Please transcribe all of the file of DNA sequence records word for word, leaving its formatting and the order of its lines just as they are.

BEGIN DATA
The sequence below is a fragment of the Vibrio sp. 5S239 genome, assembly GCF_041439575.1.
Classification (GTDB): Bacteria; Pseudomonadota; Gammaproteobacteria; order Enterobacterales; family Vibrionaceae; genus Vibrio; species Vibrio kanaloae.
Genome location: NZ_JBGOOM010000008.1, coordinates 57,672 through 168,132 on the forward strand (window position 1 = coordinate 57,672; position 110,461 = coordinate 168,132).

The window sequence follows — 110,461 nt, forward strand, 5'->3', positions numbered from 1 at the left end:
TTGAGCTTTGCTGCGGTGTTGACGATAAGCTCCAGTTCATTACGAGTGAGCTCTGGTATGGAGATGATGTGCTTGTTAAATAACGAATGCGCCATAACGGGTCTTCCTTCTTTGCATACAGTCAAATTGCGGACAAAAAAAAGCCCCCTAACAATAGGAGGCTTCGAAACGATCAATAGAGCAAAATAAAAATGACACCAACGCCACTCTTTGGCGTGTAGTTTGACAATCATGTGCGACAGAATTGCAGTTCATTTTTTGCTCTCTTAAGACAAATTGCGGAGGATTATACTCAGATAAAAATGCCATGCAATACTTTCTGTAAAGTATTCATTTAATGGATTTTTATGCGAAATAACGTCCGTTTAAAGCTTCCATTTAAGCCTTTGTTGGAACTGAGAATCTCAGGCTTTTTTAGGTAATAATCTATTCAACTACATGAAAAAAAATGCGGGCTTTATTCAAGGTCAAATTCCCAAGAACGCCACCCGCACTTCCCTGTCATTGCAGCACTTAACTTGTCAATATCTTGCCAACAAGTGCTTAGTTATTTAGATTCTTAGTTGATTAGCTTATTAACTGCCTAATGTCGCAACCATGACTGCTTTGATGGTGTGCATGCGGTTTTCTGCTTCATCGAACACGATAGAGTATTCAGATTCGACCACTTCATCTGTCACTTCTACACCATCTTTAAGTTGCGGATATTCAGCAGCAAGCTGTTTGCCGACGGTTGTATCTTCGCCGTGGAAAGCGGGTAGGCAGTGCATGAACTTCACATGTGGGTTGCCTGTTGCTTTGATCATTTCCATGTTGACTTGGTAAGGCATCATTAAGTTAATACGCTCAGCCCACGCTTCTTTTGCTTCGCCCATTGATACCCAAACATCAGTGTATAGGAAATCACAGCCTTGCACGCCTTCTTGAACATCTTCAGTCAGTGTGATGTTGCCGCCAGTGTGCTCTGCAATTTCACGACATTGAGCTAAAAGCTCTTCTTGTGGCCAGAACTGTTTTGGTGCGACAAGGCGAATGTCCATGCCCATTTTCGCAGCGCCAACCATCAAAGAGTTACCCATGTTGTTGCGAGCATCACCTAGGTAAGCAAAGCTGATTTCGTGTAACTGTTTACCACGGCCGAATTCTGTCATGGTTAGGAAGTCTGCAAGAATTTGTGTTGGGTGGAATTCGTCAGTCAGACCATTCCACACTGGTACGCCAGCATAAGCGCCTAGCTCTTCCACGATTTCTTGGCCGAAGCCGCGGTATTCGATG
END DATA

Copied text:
The sequence below is a fragment of the Vibrio sp. 5S239 genome, assembly GCF_041439575.1.
Classification (GTDB): Bacteria; Pseudomonadota; Gammaproteobacteria; order Enterobacterales; family Vibrionaceae; genus Vibrio; species Vibrio kanaloae.
Genome location: NZ_JBGOOM010000008.1, coordinates 57,672 through 168,132 on the forward strand (window position 1 = coordinate 57,672; position 110,461 = coordinate 168,132).

The window sequence follows — 110,461 nt, forward strand, 5'->3', positions numbered from 1 at the left end:
TTGAGCTTTGCTGCGGTGTTGACGATAAGCTCCAGTTCATTACGAGTGAGCTCTGGTATGGAGATGATGTGCTTGTTAAATAACGAATGCGCCATAACGGGTCTTCCTTCTTTGCATACAGTCAAATTGCGGACAAAAAAAAGCCCCCTAACAATAGGAGGCTTCGAAACGATCAATAGAGCAAAATAAAAATGACACCAACGCCACTCTTTGGCGTGTAGTTTGACAATCATGTGCGACAGAATTGCAGTTCATTTTTTGCTCTCTTAAGACAAATTGCGGAGGATTATACTCAGATAAAAATGCCATGCAATACTTTCTGTAAAGTATTCATTTAATGGATTTTTATGCGAAATAACGTCCGTTTAAAGCTTCCATTTAAGCCTTTGTTGGAACTGAGAATCTCAGGCTTTTTTAGGTAATAATCTATTCAACTACATGAAAAAAAATGCGGGCTTTATTCAAGGTCAAATTCCCAAGAACGCCACCCGCACTTCCCTGTCATTGCAGCACTTAACTTGTCAATATCTTGCCAACAAGTGCTTAGTTATTTAGATTCTTAGTTGATTAGCTTATTAACTGCCTAATGTCGCAACCATGACTGCTTTGATGGTGTGCATGCGGTTTTCTGCTTCATCGAACACGATAGAGTATTCAGATTCGACCACTTCATCTGTCACTTCTACACCATCTTTAAGTTGCGGATATTCAGCAGCAAGCTGTTTGCCGACGGTTGTATCTTCGCCGTGGAAAGCGGGTAGGCAGTGCATGAACTTCACATGTGGGTTGCCTGTTGCTTTGATCATTTCCATGTTGACTTGGTAAGGCATCATTAAGTTAATACGCTCAGCCCACGCTTCTTTTGCTTCGCCCATTGATACCCAAACATCAGTGTATAGGAAATCACAGCCTTGCACGCCTTCTTGAACATCTTCAGTCAGTGTGATGTTGCCGCCAGTGTGCTCTGCAATTTCACGACATTGAGCTAAAAGCTCTTCTTGTGGCCAGAACTGTTTTGGTGCGACAAGGCGAATGTCCATGCCCATTTTCGCAGCGCCAACCATCAAAGAGTTACCCATGTTGTTGCGAGCATCACCTAGGTAAGCAAAGCTGATTTCGTGTAACTGTTTACCACGGCCGAATTCTGTCATGGTTAGGAAGTCTGCAAGAATTTGTGTTGGGTGGAATTCGTCAGTCAGACCATTCCACACTGGTACGCCAGCATAAGCGCCTAGCTCTTCCACGATTTCTTGGCCGAAGCCGCGGTATTCGATG